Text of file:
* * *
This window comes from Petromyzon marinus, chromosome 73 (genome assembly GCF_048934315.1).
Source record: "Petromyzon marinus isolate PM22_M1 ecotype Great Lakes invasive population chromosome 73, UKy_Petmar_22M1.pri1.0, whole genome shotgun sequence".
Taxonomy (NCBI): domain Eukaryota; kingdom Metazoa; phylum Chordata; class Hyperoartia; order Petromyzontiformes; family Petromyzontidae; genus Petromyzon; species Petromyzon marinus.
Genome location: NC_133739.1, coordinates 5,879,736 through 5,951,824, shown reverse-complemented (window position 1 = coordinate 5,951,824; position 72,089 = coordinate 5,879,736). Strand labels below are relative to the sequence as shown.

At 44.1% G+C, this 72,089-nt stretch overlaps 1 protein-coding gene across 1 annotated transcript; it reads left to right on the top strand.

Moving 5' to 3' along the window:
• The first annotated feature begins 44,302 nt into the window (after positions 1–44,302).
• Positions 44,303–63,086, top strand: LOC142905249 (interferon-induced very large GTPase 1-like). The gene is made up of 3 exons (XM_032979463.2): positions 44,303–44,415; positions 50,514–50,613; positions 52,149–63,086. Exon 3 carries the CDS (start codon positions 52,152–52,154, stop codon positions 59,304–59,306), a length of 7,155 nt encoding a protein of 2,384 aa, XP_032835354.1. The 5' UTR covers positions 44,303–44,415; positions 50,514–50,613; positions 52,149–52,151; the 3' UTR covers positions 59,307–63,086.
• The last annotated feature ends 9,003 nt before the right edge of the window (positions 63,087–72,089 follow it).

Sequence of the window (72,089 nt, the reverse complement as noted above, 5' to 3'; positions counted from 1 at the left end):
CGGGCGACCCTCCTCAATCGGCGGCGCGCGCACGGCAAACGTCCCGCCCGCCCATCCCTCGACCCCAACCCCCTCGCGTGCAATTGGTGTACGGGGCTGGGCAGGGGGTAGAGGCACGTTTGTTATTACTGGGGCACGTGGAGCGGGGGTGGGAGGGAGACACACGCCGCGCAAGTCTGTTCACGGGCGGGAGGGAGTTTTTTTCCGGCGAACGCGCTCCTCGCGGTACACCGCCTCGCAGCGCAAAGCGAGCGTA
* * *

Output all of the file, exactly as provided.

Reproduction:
This window comes from Petromyzon marinus, chromosome 73 (genome assembly GCF_048934315.1).
Source record: "Petromyzon marinus isolate PM22_M1 ecotype Great Lakes invasive population chromosome 73, UKy_Petmar_22M1.pri1.0, whole genome shotgun sequence".
Taxonomy (NCBI): domain Eukaryota; kingdom Metazoa; phylum Chordata; class Hyperoartia; order Petromyzontiformes; family Petromyzontidae; genus Petromyzon; species Petromyzon marinus.
Genome location: NC_133739.1, coordinates 5,879,736 through 5,951,824, shown reverse-complemented (window position 1 = coordinate 5,951,824; position 72,089 = coordinate 5,879,736). Strand labels below are relative to the sequence as shown.

At 44.1% G+C, this 72,089-nt stretch overlaps 1 protein-coding gene across 1 annotated transcript; it reads left to right on the top strand.

Moving 5' to 3' along the window:
• The first annotated feature begins 44,302 nt into the window (after positions 1–44,302).
• Positions 44,303–63,086, top strand: LOC142905249 (interferon-induced very large GTPase 1-like). The gene is made up of 3 exons (XM_032979463.2): positions 44,303–44,415; positions 50,514–50,613; positions 52,149–63,086. Exon 3 carries the CDS (start codon positions 52,152–52,154, stop codon positions 59,304–59,306), a length of 7,155 nt encoding a protein of 2,384 aa, XP_032835354.1. The 5' UTR covers positions 44,303–44,415; positions 50,514–50,613; positions 52,149–52,151; the 3' UTR covers positions 59,307–63,086.
• The last annotated feature ends 9,003 nt before the right edge of the window (positions 63,087–72,089 follow it).

Sequence of the window (72,089 nt, the reverse complement as noted above, 5' to 3'; positions counted from 1 at the left end):
CGGGCGACCCTCCTCAATCGGCGGCGCGCGCACGGCAAACGTCCCGCCCGCCCATCCCTCGACCCCAACCCCCTCGCGTGCAATTGGTGTACGGGGCTGGGCAGGGGGTAGAGGCACGTTTGTTATTACTGGGGCACGTGGAGCGGGGGTGGGAGGGAGACACACGCCGCGCAAGTCTGTTCACGGGCGGGAGGGAGTTTTTTTCCGGCGAACGCGCTCCTCGCGGTACACCGCCTCGCAGCGCAAAGCGAGCGTA